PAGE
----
During Feldman’s trial, spoliation allegations arose during the testimony of the person who managed Outback on the night of Feldman’s accident. The manager’s name was David Weiss.

Before the trial, David testified at a deposition that he could not recall where Feldman was located immediately after her fall. However, during the trial, Weiss stated that when he first saw Gail, she was lying some distance away from the crack in the sidewalk.

Weiss also testified that it was company protocol to prepare an incident report if a customer was injured on Outback property. Further, the report would include a description of the property and the exact location where a victim fell. Weiss admitted that he filled out a report of Feldman’s incident.

Feldman’s attorney informed the judge that he had requested this report before the trial began, but the restaurant did not turn it over.

The judge eventually determined that Outback was guilty of spoliation because it destroyed or hid the incident report.

As a result, the judge provided the jury with an inference of fault, which allowed them to presume that the incident report would have disadvantaged Outback during the trial.

The jury later found in favor of Feldman and awarded her $522,000.93 in damages.

Outback later appealed because of the jury instruction, but the appeal was denied.

In addition to instructing on inferences, a judge can declare that a party was at fault for a victim’s injury if they find sufficient evidence of spoliation.

How an Attorney Can Help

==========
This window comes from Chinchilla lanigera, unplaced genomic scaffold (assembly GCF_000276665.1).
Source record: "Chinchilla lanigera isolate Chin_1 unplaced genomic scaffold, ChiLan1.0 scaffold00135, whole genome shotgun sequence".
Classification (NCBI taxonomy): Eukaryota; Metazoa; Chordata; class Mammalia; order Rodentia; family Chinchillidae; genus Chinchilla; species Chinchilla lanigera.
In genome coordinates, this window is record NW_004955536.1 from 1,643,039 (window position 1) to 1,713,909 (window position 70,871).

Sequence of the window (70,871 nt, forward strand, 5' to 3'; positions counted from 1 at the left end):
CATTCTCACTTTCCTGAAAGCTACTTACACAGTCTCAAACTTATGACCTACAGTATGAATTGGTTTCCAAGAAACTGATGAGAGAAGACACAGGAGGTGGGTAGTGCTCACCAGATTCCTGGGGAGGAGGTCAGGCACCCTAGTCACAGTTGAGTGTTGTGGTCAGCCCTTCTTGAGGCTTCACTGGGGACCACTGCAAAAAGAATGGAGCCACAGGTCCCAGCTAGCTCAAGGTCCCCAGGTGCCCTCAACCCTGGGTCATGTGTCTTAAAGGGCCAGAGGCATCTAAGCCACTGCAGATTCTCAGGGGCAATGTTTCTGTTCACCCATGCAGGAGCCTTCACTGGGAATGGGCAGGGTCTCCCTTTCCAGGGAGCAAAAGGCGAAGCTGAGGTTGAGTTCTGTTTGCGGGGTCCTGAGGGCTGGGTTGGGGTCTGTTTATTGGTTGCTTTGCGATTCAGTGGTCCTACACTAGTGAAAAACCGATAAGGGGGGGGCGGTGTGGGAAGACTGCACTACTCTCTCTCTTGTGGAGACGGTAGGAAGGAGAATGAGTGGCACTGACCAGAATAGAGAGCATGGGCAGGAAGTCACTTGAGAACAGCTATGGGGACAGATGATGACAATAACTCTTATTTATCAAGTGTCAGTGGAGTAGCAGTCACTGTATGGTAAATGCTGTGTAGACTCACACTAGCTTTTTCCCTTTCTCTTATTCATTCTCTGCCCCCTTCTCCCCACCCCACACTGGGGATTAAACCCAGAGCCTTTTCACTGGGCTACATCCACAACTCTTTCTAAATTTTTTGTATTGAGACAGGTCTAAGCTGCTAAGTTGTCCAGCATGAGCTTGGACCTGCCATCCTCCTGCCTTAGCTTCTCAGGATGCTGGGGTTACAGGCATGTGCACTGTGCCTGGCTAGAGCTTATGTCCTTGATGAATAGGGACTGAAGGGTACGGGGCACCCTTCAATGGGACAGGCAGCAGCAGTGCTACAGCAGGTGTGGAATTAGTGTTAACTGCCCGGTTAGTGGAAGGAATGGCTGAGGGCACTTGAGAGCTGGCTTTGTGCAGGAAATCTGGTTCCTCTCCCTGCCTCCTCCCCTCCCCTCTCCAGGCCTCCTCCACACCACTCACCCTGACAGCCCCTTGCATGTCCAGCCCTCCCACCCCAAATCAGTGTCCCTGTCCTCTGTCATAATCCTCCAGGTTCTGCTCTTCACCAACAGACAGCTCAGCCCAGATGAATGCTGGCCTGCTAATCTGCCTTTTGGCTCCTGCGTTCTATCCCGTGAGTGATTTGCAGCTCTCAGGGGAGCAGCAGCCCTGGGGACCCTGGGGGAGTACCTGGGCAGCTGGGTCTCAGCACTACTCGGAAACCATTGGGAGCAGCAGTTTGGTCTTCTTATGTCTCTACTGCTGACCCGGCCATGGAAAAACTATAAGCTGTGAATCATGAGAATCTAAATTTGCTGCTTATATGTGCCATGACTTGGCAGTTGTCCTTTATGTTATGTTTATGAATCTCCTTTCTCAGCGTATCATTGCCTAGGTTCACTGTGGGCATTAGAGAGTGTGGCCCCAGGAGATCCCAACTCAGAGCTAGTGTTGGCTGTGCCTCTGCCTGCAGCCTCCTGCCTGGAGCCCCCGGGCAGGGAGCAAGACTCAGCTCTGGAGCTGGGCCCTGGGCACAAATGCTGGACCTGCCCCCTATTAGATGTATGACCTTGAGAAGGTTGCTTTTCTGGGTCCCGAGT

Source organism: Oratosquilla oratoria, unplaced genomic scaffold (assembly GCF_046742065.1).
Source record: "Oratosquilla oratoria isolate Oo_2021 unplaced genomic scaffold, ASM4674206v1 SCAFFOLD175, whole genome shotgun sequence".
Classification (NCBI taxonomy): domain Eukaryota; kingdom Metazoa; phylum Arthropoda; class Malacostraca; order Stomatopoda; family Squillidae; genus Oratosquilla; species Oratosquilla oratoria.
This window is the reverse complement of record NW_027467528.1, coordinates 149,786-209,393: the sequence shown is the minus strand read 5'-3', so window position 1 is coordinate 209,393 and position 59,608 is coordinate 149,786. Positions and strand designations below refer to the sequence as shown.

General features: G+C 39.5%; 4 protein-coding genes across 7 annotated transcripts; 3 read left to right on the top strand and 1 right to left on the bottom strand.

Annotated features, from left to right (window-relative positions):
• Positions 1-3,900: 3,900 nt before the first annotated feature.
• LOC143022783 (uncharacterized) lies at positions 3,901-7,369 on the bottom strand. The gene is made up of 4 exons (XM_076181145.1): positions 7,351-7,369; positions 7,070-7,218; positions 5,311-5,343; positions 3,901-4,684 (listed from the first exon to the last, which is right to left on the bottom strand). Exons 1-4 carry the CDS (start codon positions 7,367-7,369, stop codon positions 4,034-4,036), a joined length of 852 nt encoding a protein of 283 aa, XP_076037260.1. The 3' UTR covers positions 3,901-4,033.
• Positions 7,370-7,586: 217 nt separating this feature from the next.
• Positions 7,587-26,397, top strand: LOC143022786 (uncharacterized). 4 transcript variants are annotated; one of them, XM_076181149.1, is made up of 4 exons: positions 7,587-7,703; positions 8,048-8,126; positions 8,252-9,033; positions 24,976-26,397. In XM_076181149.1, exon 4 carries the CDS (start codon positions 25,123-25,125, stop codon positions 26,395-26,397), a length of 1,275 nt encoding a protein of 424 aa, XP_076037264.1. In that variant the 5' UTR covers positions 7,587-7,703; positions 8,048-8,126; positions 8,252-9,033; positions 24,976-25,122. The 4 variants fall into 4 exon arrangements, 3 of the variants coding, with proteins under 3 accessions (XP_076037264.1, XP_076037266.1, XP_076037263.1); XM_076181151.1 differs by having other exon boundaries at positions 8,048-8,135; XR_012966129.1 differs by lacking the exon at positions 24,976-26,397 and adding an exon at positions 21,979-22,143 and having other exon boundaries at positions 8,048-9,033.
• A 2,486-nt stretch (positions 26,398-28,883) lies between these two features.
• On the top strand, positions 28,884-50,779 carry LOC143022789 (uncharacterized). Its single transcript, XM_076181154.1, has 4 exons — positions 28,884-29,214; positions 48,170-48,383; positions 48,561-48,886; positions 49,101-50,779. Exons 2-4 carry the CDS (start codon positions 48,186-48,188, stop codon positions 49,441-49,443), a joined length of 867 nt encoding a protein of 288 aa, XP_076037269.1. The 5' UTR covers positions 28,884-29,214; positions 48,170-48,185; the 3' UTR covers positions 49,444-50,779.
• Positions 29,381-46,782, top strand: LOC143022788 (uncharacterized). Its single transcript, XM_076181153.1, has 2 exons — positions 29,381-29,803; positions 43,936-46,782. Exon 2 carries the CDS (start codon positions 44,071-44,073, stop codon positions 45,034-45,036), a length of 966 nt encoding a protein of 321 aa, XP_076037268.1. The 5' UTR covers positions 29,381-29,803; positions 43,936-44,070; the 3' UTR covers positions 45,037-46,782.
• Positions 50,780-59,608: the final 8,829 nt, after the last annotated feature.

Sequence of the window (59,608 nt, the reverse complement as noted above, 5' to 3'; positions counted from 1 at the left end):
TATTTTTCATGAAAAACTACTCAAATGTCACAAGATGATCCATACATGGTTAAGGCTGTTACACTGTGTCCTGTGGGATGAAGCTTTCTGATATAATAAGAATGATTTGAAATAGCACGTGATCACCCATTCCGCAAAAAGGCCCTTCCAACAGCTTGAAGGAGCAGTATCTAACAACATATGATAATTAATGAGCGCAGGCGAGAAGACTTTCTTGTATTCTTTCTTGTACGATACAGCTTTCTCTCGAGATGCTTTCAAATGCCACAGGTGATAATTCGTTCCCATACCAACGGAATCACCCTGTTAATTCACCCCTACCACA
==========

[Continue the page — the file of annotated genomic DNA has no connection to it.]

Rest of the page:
If your slip and fall accident was relatively straightforward and caused minor injuries, you can probably draft a spoliation letter without the need for an attorney. In the letter, make sure to include all of the potential evidence that could help support your case.

But if your accident involved complex facts or you suffered severe injuries, contact an experienced slip and fall attorney for help. This help includes having the lawyer draft a spoliation letter on your behalf.

If you decide to handle your case on your own but later find out that the property owner destroyed or hid evidence, you should also contact an injury attorney for assistance.

Spoliation issues often become complex, and a lawyer is better positioned to know how to respond to them.

Most injury attorneys provide a free initial consultation. Most lawyers also work on a contingency fee basis. A contingency fee means that you don’t have to pay the attorney for their services unless you settle your injury claim or win in court.

Don’t let an at-fault party cheat their way out of liability. Contact a skilled slip and fall attorney to get the compensation you deserve.

Dustin Reichard, Esq. is an experienced attorney with 20 years of work in the legal field. He’s admitted to the Illinois State Bar and the Washington State Bar. Dustin has worked in the areas of medical malpractice, wrongful death, product liability, slip and falls, and general liability. Dustin began his legal career as a JAG... Read More >>